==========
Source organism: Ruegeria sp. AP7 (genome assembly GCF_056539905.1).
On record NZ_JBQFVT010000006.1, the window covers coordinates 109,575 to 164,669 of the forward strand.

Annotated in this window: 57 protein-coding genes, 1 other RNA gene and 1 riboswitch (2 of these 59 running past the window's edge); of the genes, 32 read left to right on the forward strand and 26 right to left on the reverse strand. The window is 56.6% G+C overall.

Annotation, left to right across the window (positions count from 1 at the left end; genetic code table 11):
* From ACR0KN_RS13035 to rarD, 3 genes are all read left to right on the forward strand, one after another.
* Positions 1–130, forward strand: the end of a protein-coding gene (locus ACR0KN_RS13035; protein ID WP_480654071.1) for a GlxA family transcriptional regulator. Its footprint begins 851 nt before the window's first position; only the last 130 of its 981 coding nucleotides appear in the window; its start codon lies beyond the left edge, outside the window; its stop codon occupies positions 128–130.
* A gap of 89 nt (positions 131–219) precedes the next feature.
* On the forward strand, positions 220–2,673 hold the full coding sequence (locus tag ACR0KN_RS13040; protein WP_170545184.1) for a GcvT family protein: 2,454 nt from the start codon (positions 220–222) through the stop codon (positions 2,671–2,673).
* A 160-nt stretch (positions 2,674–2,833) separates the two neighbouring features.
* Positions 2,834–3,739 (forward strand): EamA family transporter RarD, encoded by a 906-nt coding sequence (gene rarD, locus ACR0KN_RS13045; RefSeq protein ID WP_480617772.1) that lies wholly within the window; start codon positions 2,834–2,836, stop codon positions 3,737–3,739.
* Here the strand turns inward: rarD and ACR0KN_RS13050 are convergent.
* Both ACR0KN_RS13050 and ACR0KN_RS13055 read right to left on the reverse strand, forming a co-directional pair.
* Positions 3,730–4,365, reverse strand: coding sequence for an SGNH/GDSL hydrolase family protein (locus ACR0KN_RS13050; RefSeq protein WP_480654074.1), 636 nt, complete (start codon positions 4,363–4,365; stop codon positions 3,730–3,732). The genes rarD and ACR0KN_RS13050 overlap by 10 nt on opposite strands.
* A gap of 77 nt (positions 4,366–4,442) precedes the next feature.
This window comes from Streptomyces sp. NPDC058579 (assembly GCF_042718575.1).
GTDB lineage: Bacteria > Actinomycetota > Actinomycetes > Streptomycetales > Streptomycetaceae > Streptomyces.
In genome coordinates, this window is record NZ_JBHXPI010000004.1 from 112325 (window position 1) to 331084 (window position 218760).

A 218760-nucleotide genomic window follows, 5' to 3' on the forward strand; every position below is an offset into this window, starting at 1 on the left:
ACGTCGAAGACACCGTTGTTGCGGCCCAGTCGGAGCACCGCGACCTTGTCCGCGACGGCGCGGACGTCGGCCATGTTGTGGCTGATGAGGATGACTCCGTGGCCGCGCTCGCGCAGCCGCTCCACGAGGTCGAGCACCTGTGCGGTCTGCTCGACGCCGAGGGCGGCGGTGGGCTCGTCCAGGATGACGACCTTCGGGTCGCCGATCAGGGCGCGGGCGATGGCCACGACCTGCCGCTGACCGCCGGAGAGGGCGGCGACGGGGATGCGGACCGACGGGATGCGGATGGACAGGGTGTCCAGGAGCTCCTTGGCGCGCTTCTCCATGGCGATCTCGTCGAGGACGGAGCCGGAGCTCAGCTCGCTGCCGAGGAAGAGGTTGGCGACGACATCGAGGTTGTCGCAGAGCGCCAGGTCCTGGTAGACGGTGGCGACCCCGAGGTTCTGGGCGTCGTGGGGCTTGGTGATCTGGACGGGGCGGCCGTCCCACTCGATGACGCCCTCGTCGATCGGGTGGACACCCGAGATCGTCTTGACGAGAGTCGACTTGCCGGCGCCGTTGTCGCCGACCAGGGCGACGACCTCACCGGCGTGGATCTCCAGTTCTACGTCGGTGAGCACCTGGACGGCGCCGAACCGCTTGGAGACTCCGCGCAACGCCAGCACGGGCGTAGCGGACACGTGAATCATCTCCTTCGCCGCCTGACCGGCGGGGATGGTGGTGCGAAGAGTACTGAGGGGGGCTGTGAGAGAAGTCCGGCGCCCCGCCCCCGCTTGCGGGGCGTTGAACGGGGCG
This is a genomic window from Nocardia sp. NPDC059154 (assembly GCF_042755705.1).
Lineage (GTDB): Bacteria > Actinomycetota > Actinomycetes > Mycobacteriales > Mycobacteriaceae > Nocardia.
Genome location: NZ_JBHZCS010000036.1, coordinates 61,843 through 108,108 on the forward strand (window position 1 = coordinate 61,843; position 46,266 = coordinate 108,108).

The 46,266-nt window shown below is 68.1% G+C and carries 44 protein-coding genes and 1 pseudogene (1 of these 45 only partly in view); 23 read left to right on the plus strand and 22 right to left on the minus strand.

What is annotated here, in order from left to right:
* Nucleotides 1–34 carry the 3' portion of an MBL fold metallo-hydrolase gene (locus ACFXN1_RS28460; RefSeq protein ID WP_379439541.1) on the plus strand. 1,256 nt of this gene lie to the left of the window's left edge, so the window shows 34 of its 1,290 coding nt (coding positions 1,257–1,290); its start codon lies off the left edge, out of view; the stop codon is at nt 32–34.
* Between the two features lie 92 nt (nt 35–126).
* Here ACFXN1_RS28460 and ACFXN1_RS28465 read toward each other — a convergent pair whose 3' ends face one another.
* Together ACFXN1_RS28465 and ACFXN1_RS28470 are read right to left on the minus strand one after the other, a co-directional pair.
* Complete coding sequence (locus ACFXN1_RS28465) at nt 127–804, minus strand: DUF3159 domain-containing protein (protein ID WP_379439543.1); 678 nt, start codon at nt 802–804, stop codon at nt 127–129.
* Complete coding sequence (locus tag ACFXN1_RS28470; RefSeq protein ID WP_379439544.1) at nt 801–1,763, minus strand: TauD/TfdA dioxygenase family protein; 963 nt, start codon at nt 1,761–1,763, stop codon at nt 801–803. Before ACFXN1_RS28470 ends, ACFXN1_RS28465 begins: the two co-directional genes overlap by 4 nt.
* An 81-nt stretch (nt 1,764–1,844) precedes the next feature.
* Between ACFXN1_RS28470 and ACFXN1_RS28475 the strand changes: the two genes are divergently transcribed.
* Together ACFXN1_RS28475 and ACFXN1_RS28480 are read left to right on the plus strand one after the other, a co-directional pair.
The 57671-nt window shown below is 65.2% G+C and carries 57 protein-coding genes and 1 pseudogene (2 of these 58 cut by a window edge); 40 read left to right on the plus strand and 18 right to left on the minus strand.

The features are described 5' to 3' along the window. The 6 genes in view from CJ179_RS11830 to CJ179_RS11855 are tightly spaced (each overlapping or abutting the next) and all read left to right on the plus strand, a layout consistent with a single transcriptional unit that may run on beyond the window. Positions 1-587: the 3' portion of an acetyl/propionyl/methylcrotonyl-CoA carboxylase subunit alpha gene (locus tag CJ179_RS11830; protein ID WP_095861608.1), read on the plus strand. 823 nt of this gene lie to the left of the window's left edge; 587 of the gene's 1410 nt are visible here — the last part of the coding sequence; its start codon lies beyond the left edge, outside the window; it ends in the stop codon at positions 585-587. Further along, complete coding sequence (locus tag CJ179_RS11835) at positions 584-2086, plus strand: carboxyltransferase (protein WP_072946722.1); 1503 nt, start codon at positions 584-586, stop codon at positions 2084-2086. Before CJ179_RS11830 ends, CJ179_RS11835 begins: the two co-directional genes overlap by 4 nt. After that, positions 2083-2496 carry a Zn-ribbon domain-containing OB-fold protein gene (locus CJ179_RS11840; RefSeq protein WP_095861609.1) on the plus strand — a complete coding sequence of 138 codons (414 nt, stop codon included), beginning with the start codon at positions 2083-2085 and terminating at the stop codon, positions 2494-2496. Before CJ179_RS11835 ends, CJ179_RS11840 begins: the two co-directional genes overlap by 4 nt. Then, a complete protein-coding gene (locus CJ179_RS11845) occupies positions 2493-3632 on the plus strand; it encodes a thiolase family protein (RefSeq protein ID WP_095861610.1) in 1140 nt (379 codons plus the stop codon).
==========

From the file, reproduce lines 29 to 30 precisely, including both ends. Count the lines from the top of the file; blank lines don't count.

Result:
* Complete coding sequence (locus ACFXN1_RS28465) at nt 127–804, minus strand: DUF3159 domain-containing protein (protein ID WP_379439543.1); 678 nt, start codon at nt 802–804, stop codon at nt 127–129.
* Complete coding sequence (locus tag ACFXN1_RS28470; RefSeq protein ID WP_379439544.1) at nt 801–1,763, minus strand: TauD/TfdA dioxygenase family protein; 963 nt, start codon at nt 1,761–1,763, stop codon at nt 801–803. Before ACFXN1_RS28470 ends, ACFXN1_RS28465 begins: the two co-directional genes overlap by 4 nt.